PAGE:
SN: Well at Sega, before anyone else as far as I know, we had started signing bands and breaking them in video games. I worked with a group then called the Bygone Dogs. We featured their music in a game called Cyber Speedway for the Saturn. The game was okay, but the music was great. I got a call from a battalion of Marines in the gulf because they had heard their music and it was the favorite music of the battalion. That was a very great experience.

Since then I've done a lot of TV commercials and finished my fourth feature film. I've been scoring in between 10 pm and 3 am for the past six months. It is for a film called Moonlight Sonata based on the Beethoven piece. It's been making the rounds and winning awards at independent festivals, so that's something I'm proud of.

I've also loved the academic environment and the discovery that happens there. When you combine that with high technology and 3D graphics and thousands of square feet of bleeding edge studios, it's just a win, so I'm having a blast here at Ex'pression. It's pinch yourself stuff; it's really fun.

At age 14, you worked with San Francisco groups in studios. Talk a little bit about that phase of your life, and what got you from there to working with bands like U2 and Aerosmith.

SN: Great, yeah! I started off playing piano. I'm a pianist, a vocalist, primarily a keyboardist, but I started playing when I was about five years old. My father was an architect and he had taken a job and the client had given him a pre-1900s upright piano that he put in our living room, and it became my toybox. I would play every day, stick things in the strings. I could do anything I wanted with this piano. It wasn't the nicest piano by any stretch of the imagination but I was fascinated with all the mechanics of it and the sounds I could get out of it.

I'd say I'm 95% self taught. I did a short stint of lessons in my junior high and high school years but I was far too advanced as a player to really have a patience for the teaching. So I was playing a lot and writing my own music and very engrossed in the piano. I started to hang out at a local music store called Don Weir's Music City. This is the mid '70s so the music business in the Bay Area was booming. We had the whole gamut of acts from Carlos Santana to Jefferson Starship. These people would shop at this store since it was the most professional of the music stores in the Bay Area at the time.

Since synthesizers were coming out, I used to hang out in the keyboard section of the store, and the guy who ran the keyboard department was very tolerant of this kid. I was a pretty good player, making decent sounds on these things, and eventually he had me demonstrate these synthesizers for artists that would come in, since I understood them more than he did. That led to some early session work.

I was 13 at the time, so my mom was my roadie for those first couple of sessions to places like The Plant, where Rumors by Fleetwood Mac was recorded, [and] Santana and Metallica. The first time I was in this studio it changed my life, and it felt like this was home and where I wanted to spend my time. From that point forward it was all about recording and composing, even more so than live playing.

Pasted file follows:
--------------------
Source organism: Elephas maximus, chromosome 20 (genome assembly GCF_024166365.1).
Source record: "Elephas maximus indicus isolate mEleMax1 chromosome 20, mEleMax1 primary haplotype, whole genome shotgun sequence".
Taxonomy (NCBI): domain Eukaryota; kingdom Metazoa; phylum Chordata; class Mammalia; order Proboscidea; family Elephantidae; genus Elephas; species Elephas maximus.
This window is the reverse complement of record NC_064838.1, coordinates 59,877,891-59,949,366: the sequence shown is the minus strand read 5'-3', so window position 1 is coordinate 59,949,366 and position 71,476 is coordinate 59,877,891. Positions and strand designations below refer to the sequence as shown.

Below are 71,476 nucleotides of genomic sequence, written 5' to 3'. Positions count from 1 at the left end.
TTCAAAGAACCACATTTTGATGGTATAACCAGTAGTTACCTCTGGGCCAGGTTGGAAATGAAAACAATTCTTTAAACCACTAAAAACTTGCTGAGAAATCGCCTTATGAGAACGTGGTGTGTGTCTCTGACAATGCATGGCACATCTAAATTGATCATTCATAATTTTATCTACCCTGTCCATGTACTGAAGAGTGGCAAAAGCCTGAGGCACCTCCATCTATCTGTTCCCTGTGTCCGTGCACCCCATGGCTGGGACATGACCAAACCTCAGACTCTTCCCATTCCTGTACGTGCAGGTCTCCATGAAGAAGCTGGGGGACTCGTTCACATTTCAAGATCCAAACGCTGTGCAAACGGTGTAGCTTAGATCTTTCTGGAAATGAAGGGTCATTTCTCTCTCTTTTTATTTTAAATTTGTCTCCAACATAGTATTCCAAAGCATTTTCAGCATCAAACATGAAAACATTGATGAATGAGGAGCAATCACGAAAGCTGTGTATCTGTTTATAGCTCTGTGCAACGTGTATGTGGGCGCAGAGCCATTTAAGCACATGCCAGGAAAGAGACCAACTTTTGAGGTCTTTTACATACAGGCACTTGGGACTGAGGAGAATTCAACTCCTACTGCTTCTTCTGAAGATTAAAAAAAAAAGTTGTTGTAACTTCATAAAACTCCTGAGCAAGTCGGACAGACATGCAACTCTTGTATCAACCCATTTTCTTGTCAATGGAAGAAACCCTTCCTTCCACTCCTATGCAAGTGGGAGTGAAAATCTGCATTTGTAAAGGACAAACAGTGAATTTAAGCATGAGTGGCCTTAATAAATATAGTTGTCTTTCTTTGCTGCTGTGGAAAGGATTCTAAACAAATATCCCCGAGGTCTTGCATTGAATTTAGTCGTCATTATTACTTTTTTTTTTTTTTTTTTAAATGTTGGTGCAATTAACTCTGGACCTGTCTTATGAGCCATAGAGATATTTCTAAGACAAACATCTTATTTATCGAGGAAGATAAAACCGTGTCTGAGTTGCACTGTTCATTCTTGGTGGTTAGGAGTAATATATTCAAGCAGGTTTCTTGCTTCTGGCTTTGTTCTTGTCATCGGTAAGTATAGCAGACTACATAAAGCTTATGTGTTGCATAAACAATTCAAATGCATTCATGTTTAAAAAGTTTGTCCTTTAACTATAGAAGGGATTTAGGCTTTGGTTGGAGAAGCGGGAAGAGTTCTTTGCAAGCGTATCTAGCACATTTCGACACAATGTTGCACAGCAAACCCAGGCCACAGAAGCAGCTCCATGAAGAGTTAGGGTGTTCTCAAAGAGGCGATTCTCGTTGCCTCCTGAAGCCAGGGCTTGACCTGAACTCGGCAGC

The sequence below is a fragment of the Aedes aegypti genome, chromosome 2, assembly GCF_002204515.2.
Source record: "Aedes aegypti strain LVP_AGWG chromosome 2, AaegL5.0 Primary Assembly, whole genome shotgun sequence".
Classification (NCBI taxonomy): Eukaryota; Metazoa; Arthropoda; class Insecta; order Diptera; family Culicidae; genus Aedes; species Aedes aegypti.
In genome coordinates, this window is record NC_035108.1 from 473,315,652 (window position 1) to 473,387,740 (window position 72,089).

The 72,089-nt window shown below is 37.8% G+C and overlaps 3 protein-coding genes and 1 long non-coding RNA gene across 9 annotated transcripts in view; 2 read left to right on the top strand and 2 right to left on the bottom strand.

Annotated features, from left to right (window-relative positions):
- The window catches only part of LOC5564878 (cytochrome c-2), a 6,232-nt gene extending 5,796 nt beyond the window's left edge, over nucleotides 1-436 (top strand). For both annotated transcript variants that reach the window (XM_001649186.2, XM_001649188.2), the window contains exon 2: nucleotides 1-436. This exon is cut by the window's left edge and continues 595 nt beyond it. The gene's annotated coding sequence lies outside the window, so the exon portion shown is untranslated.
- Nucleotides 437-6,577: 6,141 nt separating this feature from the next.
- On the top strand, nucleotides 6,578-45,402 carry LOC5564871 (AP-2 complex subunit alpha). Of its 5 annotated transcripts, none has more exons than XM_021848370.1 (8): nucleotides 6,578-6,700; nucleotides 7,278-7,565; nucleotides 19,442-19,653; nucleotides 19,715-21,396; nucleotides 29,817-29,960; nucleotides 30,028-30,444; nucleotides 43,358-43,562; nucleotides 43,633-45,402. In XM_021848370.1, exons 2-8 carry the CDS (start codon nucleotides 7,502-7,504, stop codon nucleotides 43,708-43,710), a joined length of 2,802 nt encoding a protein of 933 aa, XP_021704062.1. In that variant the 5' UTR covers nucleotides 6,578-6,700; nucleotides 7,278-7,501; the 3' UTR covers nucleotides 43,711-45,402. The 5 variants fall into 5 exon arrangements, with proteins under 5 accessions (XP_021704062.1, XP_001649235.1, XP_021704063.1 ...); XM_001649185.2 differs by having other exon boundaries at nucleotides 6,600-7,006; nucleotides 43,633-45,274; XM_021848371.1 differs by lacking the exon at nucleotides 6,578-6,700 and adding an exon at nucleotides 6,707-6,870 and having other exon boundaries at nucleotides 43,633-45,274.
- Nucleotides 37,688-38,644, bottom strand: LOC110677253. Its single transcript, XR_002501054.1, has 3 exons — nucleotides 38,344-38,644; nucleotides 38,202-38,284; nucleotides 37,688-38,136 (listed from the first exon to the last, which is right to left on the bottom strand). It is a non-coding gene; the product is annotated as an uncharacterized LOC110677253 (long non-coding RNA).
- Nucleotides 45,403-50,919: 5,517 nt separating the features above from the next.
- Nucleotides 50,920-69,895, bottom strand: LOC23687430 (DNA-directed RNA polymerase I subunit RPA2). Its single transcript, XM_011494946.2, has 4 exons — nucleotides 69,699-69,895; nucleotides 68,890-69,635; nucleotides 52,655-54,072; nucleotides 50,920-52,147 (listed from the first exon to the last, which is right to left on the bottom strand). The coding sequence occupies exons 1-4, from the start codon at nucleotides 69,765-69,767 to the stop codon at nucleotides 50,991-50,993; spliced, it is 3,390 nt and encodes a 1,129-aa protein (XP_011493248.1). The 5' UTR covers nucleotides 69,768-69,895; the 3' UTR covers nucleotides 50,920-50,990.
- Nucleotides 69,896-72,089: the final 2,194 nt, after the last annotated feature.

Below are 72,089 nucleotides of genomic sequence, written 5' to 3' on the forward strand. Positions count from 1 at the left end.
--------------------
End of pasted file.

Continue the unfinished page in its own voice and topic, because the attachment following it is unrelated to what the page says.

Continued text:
So you're steeped in synthesizers, music, and these big and popular acts, but at this point your love is classical music, film and TV. You mentioned you did a PBS special. Is that what led you in the direction of scoring for pictures?

SN: That's a great question. I remember noticing music in television and film early in my childhood, and it was like an epiphany. I realized that there was this marriage of these different art forms in a sense -- visual and aural -- that were much greater than the sum of the parts. Early on I was writing music and putting it against picture, and a lot of times there was no picture, but I realized the power of the combination of the two.

I realized that it wasn't all about me and my music, it was about all the parts that went together, from lighting, to the sound and animation. I had a friend in college that was a dance major and asked me to score her final dance presentation for graduation, so that was my first chance to work with live dance, and even that brought a whole new slew of challenges and wonderful discoveries of how it all played together.

When I was still in San Diego before I really got heavy into film and record stuff I scored the elephant show at the San Diego Wild Animal Park. That was unbelievable, and to hear the music in the show in the stadium. Christina Pickles did the voiceover; she was the star in St. Elsewhere at the time, and to see this all come together and watch the audience react was amazing.

I rented an empty office above Ingrid Croce's restauranct, who was the widow of Jim Croce, who had written a lot of songs in the '70s, so we became very close friends.

You're giving the term “small world” a whole new meaning here!

SN: All these things came together, and it was in San Diego that I first met John Archer, who was one half of the duo Checkfield on American Gramophone. He saw in me something really raw and [I] had a lot of melodic sense that he hadn't heard before. He went out on a limb and got me signed to American Gramophone.

John was a huge influence on my production chops, since he a producer was way into the weeds of technology at the time. I remember we mastered my first record digitally in 1988. Once we had our beautiful analog two track master, we did two tracks on a Sony Betamax machine just using the digital tracks for the master and that was the first time I knew anything in digital audio with pristine sound.